Extra-long twin sheets, which are widely available, will fit pretty much any dorm bed, so don’t be suckered into buying overpriced sheets from the school.
Don’t go crazy buying extra sheet sets either, because the sheets are not going to get changed that often.
If you’re looking to outfit an apartment, consider hanging around residence halls as students are moving out. Students often leave items behind that they don’t want to cart home (or simply don’t have room for). During checkout time at most college dorms, lots of good stuff will be available for gleaning, from couches to fans to mirrors.
If you have an apartment to outfit, Craigslist can be a good source for furniture and other household items; thrift stores like Goodwill and the Habitat Re-Store can also yield great bargains, although don’t expect to find a huge selection at the beginning of the school year when everybody is looking.
Campus bulletin boards are a great source for cheapskates to find items that are inexpensive or even free.
College is often a time when students need formal wear for particular events.
One way to get a great dress without having to spend any money is to trade. Cultivate friendships on your hall, and it will be easy to borrow clothing items that you only need for special occasions.
And, of course, you will return the favor.
If you’re buying a meal plan, then use it. You’re paying for the college to feed you every day, so don’t waste that money by eating out. Get yourself up and go to breakfast instead of buying Pop-Tarts and juice for your room. You’ll eat better, and you’ll save money.
UNC parent Doug Miller advises parents not to over-buy the meal plan. Miller says his family saved more than $800 this year by scaling their son’s plan back to two meals a day. Now, he can buy some meals out when he can’t make it back to the dining hall and not feel guilty about it.
Avoid expensive vending machines by keeping drinks and snacks in your room.
“I learned never to buy large, expensive packs of bottled water,” says Lizzle Davis, a student at Catawba college.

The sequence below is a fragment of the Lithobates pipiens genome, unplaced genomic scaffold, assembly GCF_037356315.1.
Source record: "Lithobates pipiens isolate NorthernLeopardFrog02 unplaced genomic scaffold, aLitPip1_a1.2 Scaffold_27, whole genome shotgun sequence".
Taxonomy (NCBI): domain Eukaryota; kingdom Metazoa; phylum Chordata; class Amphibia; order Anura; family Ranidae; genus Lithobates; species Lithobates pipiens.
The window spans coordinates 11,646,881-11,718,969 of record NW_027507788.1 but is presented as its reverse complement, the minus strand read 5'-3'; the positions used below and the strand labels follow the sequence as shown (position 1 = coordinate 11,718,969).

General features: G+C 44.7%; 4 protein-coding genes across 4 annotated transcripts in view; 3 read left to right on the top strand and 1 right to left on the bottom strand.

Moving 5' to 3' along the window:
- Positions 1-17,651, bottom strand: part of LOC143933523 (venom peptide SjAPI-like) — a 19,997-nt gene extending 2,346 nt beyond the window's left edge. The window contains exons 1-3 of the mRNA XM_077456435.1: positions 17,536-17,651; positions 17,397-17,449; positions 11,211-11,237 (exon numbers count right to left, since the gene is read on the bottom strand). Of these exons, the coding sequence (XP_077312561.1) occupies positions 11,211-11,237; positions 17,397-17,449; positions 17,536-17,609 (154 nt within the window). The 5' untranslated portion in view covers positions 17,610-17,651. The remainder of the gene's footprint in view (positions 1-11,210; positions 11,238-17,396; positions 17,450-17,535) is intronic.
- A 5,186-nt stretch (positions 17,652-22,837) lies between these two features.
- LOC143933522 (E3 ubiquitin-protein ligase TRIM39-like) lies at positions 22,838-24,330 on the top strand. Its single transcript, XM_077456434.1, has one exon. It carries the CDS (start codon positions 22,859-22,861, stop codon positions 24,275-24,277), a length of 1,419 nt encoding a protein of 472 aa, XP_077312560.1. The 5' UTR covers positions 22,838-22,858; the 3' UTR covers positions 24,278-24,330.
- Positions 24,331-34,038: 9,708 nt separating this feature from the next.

“Most dorms have water fountains. Fill up your reusable water bottle and go about your day!”
If you’re living off campus and don’t have a meal plan, you need to get serious about cooking and resist the urge to eat out, which will suck a budget dry in no time.
There are plenty of simple meals you can make that don’t cost a lot. Parents are wise to teach the student how to cook a few simple, nutritious things — like rice and beans, burritos, a vegetable stir fry, pasta with simple sauces. Consider investing in a blender, perfect for making healthy smoothies — which are easy to drink on the run, too.
It doesn’t take a lot of money to have fun in college. Your fees pay for a lot of quality entertainment on campus, from sporting events to movies, concerts, plays and comedy acts. Your school may even offer free use of outdoor gear like tents or kayaks. Take advantage.
Getting a part-time job on campus through a work-study program can take some financial stress off. One job in particular — resident assistant — can be particularly rewarding, depending on which school you attend.
Serving as a resident assistant (RA) will mean helping students check in and out of their rooms and serving as an advisor and resource for a dorm hall.
At some schools, RAs not only get free housing but a free meal plan as well. Plus, the experience looks great on a resume.
Many students swear by campus jobs that allow them not only to make some money but get some homework done as well (front desk attendant, for example).
Landing a summer job can also make the school year much less stressful financially. With the job market tight, summer jobs are harder to find, so you should be putting feelers out all year long. Parents should get involved. Help motivate your student and stress the importance of landing a summer job early.
Even if you don’t find a job, you can still make money babysitting or taking care of pets. It will require some marketing on your part, but in this age of Facebook and social networking, it’s easier than ever to put yourself out there.
Just because your child is already in school doesn’t mean that looking for money needs to end. Encourage your student to continue searching out and applying for scholarship and grant money.